Charm City Bluegrass Festival From Friday, April 27 at 4 p.m. until Saturday, April 28 at 9:30 p.m. at Druid Hill Park will be the sixth annual Charm City Bluegrass Festival. If you buy your tickets before Dec. 11, admission for Friday, April 27 will be totally free! Admission for children under 10 is free. This festival features local bluegrass and folk bands from right out of Baltimore. Frozen Harbor Music Festival With 10 stages and 160 acts this year, the Frozen Harbor Music Festival is back and bigger than ever. From Feb. 16-17, experience the festival that encompasses a variety of genres all within Baltimore’s beautiful Inner Harbor. Stages are located at Rams Head Live!, Baltimore Soundstage, and several other venues. General Admission to this festival only costs $20. Back to the 90s Music Festival Located at Merriweather Post Pavilion in Columbia, Maryland, the Back to the 90s Music Festival is all about breaking out your old 90s outfits, and enjoying a day full of 90s video games, 90s movies, and of course, 90s music. This all-day, kid-friendly event will take place on Saturday, May 26, 2018 from 1-11:30 p.m. Tickets cost $30.
14 December 5, 2017
Year in Preview
Movies to see next year
Think 2017 was an incredible year for movies? Think again! As always, Disney has a bunch in store for us, including “Wreck-It Ralph 2,” “A Wrinkle in Time,” a Mary Poppins reboot, and yes, the moment you’ve been waiting fourteen long years for, The Incredibles 2! Not enough? Marvel’s gotcha covered. Not only do Black Panther and Venom get their own solo movies, and Ant-Man and Deadpool get their sequels, but of course the internet-shattering “Avengers: Infinity War” finally soars into theaters! Into other fandoms? No worries, “Jurassic World: The Fallen Kingdom,” “Solo: A Star Wars Story,” “The Maze Runner: The Death Cure,” “Aquaman,” and “Fantastic Beasts: The Crimes of Grindelwald” all hit the big screen next year! In addition to these, “Ready Player One,” “Ocean’s Eight,” and a new “Mission: Impossible” are in the works as well. My advice: if you don’t already own a MoviePass, get one.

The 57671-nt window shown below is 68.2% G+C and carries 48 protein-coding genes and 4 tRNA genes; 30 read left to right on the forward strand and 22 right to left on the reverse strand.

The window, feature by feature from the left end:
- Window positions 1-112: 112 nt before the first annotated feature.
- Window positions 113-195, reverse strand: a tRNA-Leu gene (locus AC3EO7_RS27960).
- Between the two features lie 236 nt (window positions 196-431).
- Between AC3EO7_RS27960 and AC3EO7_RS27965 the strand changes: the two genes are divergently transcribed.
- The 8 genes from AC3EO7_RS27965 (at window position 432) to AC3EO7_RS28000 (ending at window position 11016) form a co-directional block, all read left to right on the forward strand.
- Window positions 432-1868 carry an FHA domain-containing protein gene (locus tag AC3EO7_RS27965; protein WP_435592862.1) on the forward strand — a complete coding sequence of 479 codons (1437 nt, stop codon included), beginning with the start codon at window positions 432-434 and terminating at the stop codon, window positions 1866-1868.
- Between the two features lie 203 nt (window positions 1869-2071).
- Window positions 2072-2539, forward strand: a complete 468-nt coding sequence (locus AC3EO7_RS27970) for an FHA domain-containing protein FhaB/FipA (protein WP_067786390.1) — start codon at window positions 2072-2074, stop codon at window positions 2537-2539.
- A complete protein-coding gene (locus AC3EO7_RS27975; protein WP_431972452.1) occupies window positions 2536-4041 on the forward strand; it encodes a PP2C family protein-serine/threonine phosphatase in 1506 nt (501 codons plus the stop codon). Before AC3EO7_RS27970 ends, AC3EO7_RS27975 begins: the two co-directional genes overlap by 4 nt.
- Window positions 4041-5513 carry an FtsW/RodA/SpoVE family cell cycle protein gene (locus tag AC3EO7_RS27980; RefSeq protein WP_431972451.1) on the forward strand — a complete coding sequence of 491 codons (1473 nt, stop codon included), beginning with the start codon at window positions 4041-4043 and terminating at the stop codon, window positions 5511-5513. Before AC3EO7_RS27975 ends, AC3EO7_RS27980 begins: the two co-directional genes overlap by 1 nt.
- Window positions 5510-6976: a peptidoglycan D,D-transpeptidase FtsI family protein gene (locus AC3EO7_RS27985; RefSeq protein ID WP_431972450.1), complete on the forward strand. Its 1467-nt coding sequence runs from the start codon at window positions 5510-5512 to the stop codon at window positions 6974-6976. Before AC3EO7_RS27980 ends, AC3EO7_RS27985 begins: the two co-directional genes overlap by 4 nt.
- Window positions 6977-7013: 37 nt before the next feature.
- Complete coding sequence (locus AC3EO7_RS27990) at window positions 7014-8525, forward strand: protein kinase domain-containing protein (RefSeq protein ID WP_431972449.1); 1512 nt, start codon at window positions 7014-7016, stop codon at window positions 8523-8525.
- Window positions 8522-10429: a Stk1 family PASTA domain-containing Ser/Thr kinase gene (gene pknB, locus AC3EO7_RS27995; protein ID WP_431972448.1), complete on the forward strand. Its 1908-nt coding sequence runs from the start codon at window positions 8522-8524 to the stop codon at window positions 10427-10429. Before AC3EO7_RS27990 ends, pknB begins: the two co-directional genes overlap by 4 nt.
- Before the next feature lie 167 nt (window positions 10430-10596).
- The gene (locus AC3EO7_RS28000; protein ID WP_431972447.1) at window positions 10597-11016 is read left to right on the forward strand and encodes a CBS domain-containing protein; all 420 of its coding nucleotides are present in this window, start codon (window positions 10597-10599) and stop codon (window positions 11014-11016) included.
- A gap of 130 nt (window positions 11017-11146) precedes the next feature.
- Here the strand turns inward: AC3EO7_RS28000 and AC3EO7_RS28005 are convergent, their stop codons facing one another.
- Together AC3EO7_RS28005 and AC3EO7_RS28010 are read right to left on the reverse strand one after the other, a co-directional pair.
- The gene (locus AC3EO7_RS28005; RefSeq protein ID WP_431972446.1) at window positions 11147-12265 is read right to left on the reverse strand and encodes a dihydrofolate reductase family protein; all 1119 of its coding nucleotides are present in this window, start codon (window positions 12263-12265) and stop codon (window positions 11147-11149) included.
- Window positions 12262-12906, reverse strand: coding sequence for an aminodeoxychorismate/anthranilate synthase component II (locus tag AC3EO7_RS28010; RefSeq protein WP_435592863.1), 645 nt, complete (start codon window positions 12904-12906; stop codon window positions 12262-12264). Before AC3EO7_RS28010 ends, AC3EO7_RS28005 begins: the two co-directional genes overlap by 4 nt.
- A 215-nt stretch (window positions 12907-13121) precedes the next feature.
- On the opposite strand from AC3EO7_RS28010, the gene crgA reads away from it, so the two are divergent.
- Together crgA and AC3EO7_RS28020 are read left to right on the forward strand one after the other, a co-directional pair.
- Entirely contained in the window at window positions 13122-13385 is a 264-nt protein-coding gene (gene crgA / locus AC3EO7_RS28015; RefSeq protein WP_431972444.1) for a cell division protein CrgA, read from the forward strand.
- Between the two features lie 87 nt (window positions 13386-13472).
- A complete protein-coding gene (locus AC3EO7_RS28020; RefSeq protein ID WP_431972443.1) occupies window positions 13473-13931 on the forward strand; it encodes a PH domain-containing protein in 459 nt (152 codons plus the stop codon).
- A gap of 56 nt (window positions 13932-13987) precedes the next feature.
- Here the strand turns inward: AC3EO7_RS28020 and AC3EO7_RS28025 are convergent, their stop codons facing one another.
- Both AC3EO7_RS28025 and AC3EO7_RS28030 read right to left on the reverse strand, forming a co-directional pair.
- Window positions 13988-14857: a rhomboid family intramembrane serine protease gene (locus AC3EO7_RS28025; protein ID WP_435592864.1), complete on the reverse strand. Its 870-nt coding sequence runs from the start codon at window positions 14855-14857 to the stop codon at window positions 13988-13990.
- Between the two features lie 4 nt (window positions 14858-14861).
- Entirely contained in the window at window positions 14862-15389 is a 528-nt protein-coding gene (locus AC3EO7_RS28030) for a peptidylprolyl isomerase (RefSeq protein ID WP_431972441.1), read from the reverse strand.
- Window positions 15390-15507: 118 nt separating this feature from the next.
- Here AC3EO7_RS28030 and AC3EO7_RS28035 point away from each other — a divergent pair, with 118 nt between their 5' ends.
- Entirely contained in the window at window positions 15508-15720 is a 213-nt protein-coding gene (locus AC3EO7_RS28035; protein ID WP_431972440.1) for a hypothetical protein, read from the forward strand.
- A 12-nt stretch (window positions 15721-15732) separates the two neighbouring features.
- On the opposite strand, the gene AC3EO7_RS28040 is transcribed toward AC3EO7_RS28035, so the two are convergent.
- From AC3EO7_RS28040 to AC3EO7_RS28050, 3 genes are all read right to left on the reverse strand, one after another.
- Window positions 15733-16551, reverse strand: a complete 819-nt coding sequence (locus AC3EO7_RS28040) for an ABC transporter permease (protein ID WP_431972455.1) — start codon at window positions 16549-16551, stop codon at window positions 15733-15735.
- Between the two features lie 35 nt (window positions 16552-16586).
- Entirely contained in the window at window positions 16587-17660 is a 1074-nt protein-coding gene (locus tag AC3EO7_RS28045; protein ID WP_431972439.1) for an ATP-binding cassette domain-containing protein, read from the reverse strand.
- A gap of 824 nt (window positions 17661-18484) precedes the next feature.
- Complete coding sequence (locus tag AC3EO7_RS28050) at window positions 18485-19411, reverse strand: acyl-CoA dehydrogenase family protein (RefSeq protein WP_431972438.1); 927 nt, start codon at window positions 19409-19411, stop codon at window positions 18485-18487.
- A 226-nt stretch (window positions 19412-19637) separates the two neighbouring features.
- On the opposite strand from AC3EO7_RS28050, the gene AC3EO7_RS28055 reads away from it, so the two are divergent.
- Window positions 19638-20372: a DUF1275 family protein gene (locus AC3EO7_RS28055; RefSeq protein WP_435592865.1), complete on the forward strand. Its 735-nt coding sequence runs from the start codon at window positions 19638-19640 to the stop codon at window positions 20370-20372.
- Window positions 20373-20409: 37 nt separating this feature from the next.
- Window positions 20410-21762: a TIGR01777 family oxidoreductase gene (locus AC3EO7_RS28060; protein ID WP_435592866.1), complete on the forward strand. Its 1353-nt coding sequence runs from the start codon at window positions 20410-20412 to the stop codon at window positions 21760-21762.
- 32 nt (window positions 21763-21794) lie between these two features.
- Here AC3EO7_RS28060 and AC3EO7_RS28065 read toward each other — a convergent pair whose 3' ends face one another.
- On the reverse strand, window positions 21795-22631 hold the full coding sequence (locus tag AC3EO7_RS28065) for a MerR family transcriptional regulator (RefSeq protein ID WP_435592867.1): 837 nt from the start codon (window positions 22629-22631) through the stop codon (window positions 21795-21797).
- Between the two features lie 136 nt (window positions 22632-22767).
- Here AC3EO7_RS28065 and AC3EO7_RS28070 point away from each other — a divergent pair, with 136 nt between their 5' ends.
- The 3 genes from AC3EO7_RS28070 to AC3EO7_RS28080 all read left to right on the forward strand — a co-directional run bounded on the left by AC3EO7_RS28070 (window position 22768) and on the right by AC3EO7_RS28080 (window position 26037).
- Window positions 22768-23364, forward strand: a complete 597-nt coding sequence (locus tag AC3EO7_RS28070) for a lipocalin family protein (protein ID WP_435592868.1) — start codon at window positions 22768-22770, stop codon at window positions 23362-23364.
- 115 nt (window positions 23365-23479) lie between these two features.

Tigers gear up for a better football season in 2018 Towson endured a rocky 2017 season, but the team got a lot of experience in different situations and showed grit throughout the year. The Tigers concluded their season with a 29-10 victory at Johnny Unitas Stadium over Rhode Island. “We left Rhode Island last year and started planning for this,” Head Coach Rob Ambrose said following the win. The primary question entering spring is who the starting quarterback will be. Oregon transfer Morgan Mahalak went down in the first quarter of the season opener and did not play for the rest of the year. After the win over Rhode Island, Ambrose announced that Mahalak suffered a concussion and would likely not be playing again for the Tigers. Redshirt freshman quarterback Ryan Stover started for almost the entire season and played as well as one could expect out of a young, inexperienced player. He finished the season with 2,001 yards through the air and 11 passing touchdowns. He also contributed 335 rushing yards and two rushing touchdowns. “He’s going to have a chance at that starting job,” Ambrose said. “But if Morgan leaves, I only have two quarterbacks. That’s not enough. Not in this league, and not at this level, so I’ve got to go get one and the question is, ‘Am I going to get another young guy or get an old guy as an insurance policy?’ I don’t know yet.” Younger players who will step into bigger roles, such as redshirt sophomore linebacker Keon Paye and redshirt sophomore defensive back Justice Pettus-Dixon, will need the guidance of seniors in order to grasp their positions better. “There is no substitute for experience,” Ambrose said. “I’m going to expect them to be better.”